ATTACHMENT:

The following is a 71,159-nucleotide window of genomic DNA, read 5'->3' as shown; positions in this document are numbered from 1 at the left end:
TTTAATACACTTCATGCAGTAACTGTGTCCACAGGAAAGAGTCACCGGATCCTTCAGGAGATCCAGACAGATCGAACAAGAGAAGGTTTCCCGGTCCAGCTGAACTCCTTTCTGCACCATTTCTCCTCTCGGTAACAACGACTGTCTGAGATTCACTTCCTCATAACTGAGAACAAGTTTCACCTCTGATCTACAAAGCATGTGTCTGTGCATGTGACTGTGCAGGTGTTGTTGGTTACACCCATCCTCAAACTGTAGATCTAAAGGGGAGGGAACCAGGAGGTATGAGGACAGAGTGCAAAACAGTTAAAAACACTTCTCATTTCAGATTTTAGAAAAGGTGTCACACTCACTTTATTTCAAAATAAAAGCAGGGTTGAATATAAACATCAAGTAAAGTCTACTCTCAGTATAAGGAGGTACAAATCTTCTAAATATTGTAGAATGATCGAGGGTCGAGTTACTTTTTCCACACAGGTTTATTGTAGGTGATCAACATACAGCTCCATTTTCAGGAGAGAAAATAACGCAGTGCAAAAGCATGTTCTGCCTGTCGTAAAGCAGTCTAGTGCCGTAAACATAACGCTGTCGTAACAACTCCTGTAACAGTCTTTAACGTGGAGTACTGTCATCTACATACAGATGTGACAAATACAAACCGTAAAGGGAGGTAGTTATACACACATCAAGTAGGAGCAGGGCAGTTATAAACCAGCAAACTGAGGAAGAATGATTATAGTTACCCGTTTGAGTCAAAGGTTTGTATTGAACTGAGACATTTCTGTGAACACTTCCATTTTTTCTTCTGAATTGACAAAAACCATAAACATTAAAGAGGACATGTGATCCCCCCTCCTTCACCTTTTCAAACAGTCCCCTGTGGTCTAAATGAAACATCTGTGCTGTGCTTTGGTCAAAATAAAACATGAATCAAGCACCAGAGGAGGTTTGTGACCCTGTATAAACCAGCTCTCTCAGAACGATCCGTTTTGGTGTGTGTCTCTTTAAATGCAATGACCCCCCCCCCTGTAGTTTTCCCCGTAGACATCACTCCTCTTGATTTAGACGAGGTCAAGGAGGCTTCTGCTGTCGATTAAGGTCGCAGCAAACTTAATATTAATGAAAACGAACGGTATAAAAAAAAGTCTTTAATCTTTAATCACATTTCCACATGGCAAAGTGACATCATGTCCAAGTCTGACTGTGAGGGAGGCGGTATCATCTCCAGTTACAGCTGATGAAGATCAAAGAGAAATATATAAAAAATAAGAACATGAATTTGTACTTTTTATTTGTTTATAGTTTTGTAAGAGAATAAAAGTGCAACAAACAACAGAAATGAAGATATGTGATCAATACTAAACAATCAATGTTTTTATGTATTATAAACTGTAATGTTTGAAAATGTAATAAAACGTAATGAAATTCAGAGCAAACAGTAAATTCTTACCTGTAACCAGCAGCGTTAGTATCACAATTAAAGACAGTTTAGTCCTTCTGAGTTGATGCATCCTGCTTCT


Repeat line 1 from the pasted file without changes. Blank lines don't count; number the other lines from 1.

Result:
The following is a 71,159-nucleotide window of genomic DNA, read 5'->3' as shown; positions in this document are numbered from 1 at the left end: